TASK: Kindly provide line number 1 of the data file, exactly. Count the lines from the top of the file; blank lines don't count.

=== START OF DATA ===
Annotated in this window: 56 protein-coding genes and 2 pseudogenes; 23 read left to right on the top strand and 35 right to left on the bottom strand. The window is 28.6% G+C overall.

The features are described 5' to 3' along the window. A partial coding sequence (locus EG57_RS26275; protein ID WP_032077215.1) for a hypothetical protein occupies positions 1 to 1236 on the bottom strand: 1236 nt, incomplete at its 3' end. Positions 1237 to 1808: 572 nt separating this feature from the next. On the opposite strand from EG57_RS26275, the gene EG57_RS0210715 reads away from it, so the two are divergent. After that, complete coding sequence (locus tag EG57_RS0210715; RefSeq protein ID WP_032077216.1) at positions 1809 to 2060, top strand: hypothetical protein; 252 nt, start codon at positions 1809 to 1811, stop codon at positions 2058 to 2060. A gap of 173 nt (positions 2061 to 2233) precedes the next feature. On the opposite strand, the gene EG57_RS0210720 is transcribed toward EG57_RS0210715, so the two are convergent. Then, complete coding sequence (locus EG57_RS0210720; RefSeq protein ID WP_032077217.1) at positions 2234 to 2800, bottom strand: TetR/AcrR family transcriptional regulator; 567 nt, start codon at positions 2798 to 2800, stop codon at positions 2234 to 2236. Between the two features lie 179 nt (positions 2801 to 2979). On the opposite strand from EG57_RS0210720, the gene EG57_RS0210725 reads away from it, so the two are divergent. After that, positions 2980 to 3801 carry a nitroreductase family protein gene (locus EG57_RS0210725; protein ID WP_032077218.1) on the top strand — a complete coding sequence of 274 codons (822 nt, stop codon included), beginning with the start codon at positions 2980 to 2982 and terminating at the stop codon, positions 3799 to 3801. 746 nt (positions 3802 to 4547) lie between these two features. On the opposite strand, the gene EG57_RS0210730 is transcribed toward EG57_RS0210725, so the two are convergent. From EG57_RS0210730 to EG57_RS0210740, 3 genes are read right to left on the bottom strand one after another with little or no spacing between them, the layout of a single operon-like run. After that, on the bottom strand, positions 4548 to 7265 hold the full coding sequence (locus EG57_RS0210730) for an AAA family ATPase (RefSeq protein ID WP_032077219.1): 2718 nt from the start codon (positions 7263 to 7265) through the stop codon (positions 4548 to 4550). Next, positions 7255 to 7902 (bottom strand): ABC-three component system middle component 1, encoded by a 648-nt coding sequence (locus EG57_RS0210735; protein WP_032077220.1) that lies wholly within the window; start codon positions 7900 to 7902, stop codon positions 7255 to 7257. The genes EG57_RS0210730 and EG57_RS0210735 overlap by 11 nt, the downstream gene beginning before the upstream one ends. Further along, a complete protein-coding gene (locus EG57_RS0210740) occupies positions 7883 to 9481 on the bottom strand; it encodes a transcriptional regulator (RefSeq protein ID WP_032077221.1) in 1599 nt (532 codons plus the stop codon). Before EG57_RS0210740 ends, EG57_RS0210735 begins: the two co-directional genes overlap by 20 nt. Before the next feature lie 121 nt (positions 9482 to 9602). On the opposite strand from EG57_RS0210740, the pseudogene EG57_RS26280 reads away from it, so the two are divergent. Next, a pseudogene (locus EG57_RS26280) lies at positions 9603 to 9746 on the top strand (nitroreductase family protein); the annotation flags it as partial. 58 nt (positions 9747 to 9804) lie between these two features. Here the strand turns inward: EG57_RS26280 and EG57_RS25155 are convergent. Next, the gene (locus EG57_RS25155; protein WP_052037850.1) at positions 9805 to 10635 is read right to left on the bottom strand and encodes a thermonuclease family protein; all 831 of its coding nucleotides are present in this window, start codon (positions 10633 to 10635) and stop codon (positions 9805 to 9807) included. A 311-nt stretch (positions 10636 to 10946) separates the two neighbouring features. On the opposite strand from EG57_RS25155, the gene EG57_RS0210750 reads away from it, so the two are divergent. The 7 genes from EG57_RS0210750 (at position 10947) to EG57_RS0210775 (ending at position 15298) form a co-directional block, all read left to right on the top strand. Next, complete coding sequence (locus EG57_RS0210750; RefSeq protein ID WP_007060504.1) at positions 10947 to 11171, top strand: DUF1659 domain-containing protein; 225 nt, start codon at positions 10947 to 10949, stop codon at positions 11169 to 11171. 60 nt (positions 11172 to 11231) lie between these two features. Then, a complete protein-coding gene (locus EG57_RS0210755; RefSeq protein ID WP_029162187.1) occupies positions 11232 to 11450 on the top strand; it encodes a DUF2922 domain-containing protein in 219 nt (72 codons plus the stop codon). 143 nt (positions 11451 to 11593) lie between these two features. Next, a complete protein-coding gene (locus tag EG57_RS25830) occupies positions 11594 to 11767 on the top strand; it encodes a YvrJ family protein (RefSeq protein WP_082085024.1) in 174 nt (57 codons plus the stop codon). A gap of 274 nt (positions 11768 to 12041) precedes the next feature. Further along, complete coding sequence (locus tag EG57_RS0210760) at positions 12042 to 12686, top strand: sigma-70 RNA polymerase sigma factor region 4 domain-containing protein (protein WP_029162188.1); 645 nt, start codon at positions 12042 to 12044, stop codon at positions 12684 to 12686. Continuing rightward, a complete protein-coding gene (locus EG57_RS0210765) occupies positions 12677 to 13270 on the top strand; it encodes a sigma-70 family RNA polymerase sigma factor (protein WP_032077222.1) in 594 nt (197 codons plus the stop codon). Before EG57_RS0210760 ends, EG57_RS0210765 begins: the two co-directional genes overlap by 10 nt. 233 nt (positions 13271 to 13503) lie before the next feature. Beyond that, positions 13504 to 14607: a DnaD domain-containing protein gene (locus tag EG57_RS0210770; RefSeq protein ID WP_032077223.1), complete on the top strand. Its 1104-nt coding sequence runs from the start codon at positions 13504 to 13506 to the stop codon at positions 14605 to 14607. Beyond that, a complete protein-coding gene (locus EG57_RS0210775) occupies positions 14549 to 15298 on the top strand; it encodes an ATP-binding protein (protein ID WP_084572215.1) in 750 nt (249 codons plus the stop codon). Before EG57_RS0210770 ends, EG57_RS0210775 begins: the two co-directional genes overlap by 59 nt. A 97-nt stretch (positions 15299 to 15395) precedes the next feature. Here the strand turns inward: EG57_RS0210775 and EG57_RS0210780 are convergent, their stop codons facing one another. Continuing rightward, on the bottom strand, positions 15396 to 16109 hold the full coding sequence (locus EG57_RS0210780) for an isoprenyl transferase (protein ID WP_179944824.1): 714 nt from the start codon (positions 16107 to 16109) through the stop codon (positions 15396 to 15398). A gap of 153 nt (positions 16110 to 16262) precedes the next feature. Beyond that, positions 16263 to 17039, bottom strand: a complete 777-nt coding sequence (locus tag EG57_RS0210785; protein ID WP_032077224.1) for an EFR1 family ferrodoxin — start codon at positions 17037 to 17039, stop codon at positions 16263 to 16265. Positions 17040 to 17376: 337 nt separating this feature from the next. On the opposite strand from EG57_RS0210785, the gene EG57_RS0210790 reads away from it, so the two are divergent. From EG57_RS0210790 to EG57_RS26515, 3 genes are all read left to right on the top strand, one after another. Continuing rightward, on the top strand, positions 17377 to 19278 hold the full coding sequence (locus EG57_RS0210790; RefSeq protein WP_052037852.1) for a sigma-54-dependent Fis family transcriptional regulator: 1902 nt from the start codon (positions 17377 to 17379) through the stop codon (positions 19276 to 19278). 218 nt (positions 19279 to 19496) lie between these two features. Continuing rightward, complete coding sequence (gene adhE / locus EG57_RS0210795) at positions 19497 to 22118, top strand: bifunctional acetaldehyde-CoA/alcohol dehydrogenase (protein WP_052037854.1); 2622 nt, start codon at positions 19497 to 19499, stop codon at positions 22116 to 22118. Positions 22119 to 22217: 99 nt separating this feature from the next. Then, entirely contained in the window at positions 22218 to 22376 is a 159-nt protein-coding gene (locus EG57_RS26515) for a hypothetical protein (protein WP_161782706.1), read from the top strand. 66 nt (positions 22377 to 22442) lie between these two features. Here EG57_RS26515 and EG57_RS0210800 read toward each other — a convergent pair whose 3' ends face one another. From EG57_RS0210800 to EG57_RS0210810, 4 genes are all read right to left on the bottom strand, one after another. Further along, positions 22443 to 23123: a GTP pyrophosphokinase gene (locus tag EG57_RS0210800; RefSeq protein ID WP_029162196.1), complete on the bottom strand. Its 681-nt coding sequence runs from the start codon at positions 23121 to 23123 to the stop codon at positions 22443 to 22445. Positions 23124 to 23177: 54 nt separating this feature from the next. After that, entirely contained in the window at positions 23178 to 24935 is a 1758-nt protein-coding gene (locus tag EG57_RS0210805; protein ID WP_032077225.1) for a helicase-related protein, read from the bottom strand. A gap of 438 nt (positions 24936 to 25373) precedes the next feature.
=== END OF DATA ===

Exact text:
Annotated in this window: 56 protein-coding genes and 2 pseudogenes; 23 read left to right on the top strand and 35 right to left on the bottom strand. The window is 28.6% G+C overall.